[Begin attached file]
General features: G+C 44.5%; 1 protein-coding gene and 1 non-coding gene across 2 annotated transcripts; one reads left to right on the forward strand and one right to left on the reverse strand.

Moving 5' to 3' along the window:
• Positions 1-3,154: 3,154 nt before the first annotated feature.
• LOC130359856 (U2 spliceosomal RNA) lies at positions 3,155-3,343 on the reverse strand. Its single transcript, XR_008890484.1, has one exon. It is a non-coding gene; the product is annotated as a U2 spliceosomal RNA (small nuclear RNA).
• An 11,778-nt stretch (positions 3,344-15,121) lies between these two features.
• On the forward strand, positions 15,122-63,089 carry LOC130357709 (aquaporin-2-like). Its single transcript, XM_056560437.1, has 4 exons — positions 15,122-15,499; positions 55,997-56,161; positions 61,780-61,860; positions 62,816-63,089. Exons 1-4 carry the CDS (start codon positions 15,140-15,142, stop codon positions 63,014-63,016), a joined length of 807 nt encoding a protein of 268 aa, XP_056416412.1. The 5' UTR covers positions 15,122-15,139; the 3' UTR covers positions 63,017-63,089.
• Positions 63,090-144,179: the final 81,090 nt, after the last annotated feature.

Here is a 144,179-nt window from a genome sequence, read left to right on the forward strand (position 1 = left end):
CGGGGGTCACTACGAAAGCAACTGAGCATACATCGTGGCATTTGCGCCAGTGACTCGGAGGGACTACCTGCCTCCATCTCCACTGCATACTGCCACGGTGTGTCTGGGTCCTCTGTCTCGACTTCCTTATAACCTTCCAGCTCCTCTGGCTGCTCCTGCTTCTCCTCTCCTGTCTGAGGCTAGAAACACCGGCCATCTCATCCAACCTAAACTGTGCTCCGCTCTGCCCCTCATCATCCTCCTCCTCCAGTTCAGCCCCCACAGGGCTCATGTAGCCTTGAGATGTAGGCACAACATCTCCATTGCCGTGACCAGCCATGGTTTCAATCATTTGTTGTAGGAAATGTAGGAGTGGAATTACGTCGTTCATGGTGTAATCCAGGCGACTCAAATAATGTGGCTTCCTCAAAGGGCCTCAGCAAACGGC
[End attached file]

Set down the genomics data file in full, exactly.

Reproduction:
General features: G+C 44.5%; 1 protein-coding gene and 1 non-coding gene across 2 annotated transcripts; one reads left to right on the forward strand and one right to left on the reverse strand.

Moving 5' to 3' along the window:
• Positions 1-3,154: 3,154 nt before the first annotated feature.
• LOC130359856 (U2 spliceosomal RNA) lies at positions 3,155-3,343 on the reverse strand. Its single transcript, XR_008890484.1, has one exon. It is a non-coding gene; the product is annotated as a U2 spliceosomal RNA (small nuclear RNA).
• An 11,778-nt stretch (positions 3,344-15,121) lies between these two features.
• On the forward strand, positions 15,122-63,089 carry LOC130357709 (aquaporin-2-like). Its single transcript, XM_056560437.1, has 4 exons — positions 15,122-15,499; positions 55,997-56,161; positions 61,780-61,860; positions 62,816-63,089. Exons 1-4 carry the CDS (start codon positions 15,140-15,142, stop codon positions 63,014-63,016), a joined length of 807 nt encoding a protein of 268 aa, XP_056416412.1. The 5' UTR covers positions 15,122-15,139; the 3' UTR covers positions 63,017-63,089.
• Positions 63,090-144,179: the final 81,090 nt, after the last annotated feature.

Here is a 144,179-nt window from a genome sequence, read left to right on the forward strand (position 1 = left end):
CGGGGGTCACTACGAAAGCAACTGAGCATACATCGTGGCATTTGCGCCAGTGACTCGGAGGGACTACCTGCCTCCATCTCCACTGCATACTGCCACGGTGTGTCTGGGTCCTCTGTCTCGACTTCCTTATAACCTTCCAGCTCCTCTGGCTGCTCCTGCTTCTCCTCTCCTGTCTGAGGCTAGAAACACCGGCCATCTCATCCAACCTAAACTGTGCTCCGCTCTGCCCCTCATCATCCTCCTCCTCCAGTTCAGCCCCCACAGGGCTCATGTAGCCTTGAGATGTAGGCACAACATCTCCATTGCCGTGACCAGCCATGGTTTCAATCATTTGTTGTAGGAAATGTAGGAGTGGAATTACGTCGTTCATGGTGTAATCCAGGCGACTCAAATAATGTGGCTTCCTCAAAGGGCCTCAGCAAACGGC